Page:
THE BIKE THAT SAVED DUCATI

Three decades aftaftfter its launch we re­veal how Ducati’s 851 al­most never hap­pened – and what it’s like to­day

Motorcycle News (UK) - - FRONT PAGE - By Phil West & Jon Urry MCN CON­TRIB­U­TORS

While the iconic 916 is usu­ally cel­e­brated as the ma­chine that re­stored Ducati to a path of race suc­cess and fortune, the truth is more than a lit­tle dif­fer­ent.

In­stead, it’s ac­tu­ally the 916’s pre­de­ces­sor, the 851, which truly changed ev­ery­thing.

In­tro­duced 30 years ago, ini­tially as a racing pro­to­type, then of­fi­cially un­veiled as a pro­duc­tion road ma­chine in the au­tumn of that year, the 851 was sim­ply revo­lu­tion­ary – and not just for Ducati but for mo­tor­cy­cling as a whole. The all-new, liq­uid- cooled, four­valve, fuel-in­jected Des­mo­quat­tro V-twin (or L-twin as Ducati call it) at its heart was not just a quan­tum leap from any­thing the Ital­ian firm had pro­duced be­fore, it was also a true moment of change for both Ducati and the whole idea of mod­ern su­per­bikes. In short, with­out the 851 the 916 sim­ply couldn’t have hap­pened.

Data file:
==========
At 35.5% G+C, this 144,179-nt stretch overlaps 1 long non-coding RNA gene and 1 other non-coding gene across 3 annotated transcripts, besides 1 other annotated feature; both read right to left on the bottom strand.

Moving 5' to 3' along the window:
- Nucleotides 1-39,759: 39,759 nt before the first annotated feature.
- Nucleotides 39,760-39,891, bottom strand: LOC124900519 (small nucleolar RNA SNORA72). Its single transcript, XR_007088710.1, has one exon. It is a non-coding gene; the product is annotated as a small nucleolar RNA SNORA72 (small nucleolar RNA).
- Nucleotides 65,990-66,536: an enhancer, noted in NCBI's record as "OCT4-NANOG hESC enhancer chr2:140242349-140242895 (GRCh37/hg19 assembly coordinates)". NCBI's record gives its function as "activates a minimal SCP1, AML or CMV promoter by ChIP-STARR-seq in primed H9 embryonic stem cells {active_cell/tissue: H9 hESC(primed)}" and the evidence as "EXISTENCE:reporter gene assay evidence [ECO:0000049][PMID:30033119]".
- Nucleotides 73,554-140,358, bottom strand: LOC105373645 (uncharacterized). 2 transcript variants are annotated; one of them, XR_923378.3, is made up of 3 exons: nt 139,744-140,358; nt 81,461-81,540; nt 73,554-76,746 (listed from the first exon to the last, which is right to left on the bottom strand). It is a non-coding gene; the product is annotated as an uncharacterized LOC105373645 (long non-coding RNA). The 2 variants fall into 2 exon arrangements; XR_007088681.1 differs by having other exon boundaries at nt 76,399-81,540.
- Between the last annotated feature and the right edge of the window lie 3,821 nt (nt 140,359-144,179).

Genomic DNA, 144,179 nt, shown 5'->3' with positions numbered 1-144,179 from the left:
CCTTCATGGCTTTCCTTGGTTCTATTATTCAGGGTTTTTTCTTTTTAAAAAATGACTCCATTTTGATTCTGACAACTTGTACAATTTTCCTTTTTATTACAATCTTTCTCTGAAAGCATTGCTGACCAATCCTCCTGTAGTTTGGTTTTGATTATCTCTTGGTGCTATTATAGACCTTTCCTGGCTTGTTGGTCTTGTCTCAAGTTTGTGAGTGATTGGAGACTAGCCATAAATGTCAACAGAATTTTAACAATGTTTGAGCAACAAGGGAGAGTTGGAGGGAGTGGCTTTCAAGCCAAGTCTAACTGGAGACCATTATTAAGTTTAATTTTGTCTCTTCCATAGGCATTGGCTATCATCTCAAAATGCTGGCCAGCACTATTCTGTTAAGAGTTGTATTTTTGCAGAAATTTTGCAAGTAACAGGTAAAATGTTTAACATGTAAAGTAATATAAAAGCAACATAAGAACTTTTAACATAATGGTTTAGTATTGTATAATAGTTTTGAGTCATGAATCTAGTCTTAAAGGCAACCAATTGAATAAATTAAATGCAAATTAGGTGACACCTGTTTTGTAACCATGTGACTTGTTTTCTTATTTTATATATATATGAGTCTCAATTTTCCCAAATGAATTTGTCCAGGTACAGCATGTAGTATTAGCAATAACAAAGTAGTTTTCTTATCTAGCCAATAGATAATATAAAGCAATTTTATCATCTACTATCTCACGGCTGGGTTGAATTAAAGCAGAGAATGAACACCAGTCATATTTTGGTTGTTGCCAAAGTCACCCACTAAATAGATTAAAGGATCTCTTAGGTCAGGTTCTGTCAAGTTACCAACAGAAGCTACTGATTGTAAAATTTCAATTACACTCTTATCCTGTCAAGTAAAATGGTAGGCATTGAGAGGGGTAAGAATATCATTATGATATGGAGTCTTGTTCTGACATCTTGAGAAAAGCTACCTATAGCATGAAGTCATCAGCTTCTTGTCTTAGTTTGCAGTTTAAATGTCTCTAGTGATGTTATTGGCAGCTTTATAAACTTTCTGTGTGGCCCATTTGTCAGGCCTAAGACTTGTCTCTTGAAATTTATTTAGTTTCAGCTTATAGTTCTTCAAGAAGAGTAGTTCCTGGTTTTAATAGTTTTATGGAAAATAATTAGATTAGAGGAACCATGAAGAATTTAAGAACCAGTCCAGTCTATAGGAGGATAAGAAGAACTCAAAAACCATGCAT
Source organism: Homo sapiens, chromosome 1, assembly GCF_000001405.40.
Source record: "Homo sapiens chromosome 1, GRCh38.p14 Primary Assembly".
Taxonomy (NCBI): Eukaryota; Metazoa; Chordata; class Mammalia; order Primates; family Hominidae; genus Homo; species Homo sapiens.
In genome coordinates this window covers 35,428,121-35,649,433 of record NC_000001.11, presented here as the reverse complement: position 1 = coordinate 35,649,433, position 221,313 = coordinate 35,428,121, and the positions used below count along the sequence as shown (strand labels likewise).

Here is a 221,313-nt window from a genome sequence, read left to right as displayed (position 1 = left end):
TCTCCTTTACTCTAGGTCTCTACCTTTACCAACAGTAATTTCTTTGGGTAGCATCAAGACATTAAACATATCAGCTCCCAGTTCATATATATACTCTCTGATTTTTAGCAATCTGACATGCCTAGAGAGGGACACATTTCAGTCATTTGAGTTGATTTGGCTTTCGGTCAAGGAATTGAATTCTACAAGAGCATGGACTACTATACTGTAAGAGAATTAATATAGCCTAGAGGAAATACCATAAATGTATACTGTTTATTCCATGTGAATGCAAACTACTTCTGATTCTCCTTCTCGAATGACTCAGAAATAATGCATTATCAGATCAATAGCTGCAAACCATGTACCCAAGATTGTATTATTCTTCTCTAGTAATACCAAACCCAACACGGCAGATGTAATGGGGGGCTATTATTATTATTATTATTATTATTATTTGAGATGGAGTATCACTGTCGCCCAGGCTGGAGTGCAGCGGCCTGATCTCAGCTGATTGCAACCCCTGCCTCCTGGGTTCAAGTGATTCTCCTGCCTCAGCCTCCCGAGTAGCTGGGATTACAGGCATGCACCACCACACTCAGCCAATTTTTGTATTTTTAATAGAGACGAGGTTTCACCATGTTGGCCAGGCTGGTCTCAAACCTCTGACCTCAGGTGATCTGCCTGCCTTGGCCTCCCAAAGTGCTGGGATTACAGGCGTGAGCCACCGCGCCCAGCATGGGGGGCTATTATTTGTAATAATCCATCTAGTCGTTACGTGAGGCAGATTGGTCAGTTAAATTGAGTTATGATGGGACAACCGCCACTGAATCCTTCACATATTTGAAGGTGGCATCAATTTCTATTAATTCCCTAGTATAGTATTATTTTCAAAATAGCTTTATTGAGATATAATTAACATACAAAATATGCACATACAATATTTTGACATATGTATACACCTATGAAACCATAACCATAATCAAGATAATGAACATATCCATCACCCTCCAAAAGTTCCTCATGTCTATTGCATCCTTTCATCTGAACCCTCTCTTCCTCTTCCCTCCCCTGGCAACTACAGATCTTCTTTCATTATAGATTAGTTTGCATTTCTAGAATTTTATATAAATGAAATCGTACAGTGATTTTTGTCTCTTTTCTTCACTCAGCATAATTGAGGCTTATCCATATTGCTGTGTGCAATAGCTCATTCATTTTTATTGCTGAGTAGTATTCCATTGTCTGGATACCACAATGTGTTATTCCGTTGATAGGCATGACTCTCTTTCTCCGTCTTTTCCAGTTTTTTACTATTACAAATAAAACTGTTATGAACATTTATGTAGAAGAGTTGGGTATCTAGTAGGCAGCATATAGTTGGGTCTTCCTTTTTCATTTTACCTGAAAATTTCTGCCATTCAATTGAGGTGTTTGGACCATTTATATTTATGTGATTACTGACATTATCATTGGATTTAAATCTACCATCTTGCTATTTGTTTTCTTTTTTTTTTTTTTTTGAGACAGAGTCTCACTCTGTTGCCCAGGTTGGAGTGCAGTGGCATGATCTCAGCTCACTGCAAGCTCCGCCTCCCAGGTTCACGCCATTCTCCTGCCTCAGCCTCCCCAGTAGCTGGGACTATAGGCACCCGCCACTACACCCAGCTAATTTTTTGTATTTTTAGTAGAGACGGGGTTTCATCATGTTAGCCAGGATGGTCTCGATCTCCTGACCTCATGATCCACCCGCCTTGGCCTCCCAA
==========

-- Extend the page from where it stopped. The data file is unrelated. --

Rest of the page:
So, to cel­e­brate that an­niver­sary, we’ve re­vis­ited the 851 to­day, talked to own­ers about the sig­nif­i­cance of their machines and re­veal how it came about in the first place – yet so very nearly didn’t…

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